Miyoko Sasakura

Project title: Iodinated Trihalomethane Exposure Potential from Point-of-Use Water Treatment

Degree: MS | Program: Occupational & Environmental Exposure Sciences (OEES) - no longer offered | Project type: Thesis/Dissertation
Completed in: 2010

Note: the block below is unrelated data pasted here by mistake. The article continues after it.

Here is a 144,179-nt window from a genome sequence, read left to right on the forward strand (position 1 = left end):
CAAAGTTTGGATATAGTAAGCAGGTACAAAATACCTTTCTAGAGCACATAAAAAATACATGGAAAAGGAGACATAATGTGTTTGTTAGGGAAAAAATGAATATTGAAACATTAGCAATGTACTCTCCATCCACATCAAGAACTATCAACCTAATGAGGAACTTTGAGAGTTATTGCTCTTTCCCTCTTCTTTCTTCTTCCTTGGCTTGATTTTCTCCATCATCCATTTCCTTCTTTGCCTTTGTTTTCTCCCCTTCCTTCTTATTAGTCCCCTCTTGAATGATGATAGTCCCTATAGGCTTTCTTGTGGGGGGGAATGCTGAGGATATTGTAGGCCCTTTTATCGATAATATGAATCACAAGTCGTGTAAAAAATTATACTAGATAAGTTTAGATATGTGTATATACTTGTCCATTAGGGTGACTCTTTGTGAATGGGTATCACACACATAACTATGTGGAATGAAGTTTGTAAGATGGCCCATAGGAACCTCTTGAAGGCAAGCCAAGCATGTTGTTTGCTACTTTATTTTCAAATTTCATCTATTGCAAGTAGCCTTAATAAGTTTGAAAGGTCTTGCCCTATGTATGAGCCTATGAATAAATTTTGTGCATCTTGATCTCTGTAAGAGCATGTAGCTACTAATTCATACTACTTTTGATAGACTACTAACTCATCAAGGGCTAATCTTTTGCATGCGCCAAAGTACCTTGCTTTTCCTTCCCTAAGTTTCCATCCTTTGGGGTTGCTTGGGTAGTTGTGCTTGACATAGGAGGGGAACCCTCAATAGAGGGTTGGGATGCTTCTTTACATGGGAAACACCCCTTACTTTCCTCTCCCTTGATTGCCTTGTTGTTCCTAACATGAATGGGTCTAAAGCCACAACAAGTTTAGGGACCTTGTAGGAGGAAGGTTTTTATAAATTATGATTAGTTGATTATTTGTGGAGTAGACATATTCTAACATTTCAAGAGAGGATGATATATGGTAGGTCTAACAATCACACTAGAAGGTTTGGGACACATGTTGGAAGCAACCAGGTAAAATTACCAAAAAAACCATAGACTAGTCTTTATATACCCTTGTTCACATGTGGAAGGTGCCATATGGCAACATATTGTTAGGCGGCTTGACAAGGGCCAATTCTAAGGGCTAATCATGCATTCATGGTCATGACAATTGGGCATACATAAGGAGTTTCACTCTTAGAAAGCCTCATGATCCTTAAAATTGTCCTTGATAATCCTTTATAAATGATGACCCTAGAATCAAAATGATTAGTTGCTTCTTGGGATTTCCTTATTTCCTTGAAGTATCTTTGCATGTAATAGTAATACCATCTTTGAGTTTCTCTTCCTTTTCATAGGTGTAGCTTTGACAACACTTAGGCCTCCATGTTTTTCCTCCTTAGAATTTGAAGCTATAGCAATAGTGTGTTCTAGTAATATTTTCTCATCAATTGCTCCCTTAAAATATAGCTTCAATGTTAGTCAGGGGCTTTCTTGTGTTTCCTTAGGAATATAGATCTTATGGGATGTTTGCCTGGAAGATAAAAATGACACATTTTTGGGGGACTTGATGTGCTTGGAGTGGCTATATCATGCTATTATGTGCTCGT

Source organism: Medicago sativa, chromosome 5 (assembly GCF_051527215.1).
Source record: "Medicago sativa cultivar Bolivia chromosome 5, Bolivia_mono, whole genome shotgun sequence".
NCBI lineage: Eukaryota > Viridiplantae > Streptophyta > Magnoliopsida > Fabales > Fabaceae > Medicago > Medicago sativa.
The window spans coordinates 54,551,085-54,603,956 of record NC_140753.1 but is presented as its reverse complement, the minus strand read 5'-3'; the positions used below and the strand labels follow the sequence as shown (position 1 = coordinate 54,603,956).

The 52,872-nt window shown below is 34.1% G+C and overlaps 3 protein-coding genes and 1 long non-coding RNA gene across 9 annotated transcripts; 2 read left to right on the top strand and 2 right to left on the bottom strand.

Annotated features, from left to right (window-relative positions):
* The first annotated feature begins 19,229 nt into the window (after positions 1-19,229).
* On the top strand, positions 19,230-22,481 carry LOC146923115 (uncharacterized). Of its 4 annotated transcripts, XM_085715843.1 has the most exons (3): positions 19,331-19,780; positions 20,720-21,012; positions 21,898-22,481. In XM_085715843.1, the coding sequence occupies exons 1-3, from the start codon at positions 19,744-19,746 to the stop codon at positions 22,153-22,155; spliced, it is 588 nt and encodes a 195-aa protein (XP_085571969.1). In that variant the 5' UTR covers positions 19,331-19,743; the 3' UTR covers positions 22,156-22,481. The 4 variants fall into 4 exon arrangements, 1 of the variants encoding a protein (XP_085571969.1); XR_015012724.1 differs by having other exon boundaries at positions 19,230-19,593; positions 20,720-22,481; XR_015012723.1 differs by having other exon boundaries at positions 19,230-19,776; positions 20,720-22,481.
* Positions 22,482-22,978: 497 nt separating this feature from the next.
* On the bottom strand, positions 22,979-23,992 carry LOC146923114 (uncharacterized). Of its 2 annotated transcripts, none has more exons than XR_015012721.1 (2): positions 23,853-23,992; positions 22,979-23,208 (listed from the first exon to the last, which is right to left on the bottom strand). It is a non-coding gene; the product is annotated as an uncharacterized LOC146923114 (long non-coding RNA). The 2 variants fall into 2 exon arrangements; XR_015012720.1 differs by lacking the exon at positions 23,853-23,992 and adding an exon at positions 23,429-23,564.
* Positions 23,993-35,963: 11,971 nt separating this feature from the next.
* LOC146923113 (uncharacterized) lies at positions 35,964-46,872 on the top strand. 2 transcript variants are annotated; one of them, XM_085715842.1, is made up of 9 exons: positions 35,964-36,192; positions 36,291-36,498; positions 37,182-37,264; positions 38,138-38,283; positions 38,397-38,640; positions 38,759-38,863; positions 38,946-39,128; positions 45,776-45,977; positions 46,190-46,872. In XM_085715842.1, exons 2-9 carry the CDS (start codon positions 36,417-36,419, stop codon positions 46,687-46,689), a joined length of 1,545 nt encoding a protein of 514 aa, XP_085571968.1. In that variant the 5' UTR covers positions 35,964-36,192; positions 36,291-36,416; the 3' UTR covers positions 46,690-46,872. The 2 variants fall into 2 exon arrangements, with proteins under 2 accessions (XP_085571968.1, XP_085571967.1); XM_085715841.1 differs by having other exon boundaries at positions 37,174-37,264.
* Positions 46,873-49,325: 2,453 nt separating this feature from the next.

Chlorination and chloramination are oft-used techniques in water treatment throughout the United States to provide potable water to its citizens. As such the disinfection byproducts (DBPs) produced by such a process are closely regulated by the United States Environmental Protection Agency (US EPA) due to evidence related to human health risks as a result of exposure to these compounds. In contrast, iodine tablets are an oft-used technique to eliminate Giardia lamblia and bacteria when potable water is unavailable. However, the DBPs, produced by this method, specifically iodo-trihalomethanes (iodo-THMs) and iodo-haloacetic acids (iodo-HAAs) are not regulated. While, iodo-THM formation has been known since the mid-1970s to occur during iodine treatment processes, little data exists to inform the public of their potential exposures. Recently, iodo-DBPs have been detected in drinking water treatment plant effluents where an iodide-rich source water was treated with chloramine disinfection. Furthermore, a recently published study indicates that iodinated DBPs may exhibit greater mammalian cell genotoxicity and cytotoxicity than their chlorinated and brominated counterparts. To further investigate iodinated DBP formation, 1) sampling and analysis were conducted to measure iodoform formation upon iodine treatment of water 2) a study was initiated to determine the occurrence of iodinated THM in finished waters at a municipal water treatment facility utilizing chloramine disinfection. To observe iodoform formation, water samples were collected from surface waters across the state of Washington, USA. At all sampled locations, formation of iodoform was expected due to reaction of free iodine with dissolved organic carbon (DOC) in the source water. However, the level to which the byproducts will form was unknown. To determine the occurrence of iodinated THMS as a result of chloramination, water from a municipal drinking water treatment facility in the state of Washington was analyzed. The chloraminated municipal drinking water enabled analysis for a mix of iodinated THMs: bromodiiodomethane (CHBrI2), dichloroiodomethane (CHCl2I), bromochloroiodomethane (CHBrClI), dibromoiodomethane (CHBr2I), chlorodiiodomethane (CHClI2) in addition to analysis of iodoform or triiodomethane (CHI3). The samples were analyzed by solid-phase extraction-gas chromatography/mass spectrometry (SPE-GC/MS). The levels of detected iodo-THM were then compared to toxicity and genotoxicity data for iodo-DBPs. The results were also compared to US EPA designated Maximum Contaminant Level (MCL) value for regulated THMs, using appropriate scaling factors to account for different toxicity of iodo-THMS in comparison to their chlorinated and brominated analogues. The results of this study can inform the public of their possible exposure to iodo-THMS and their potential disease risk associated with the exposures.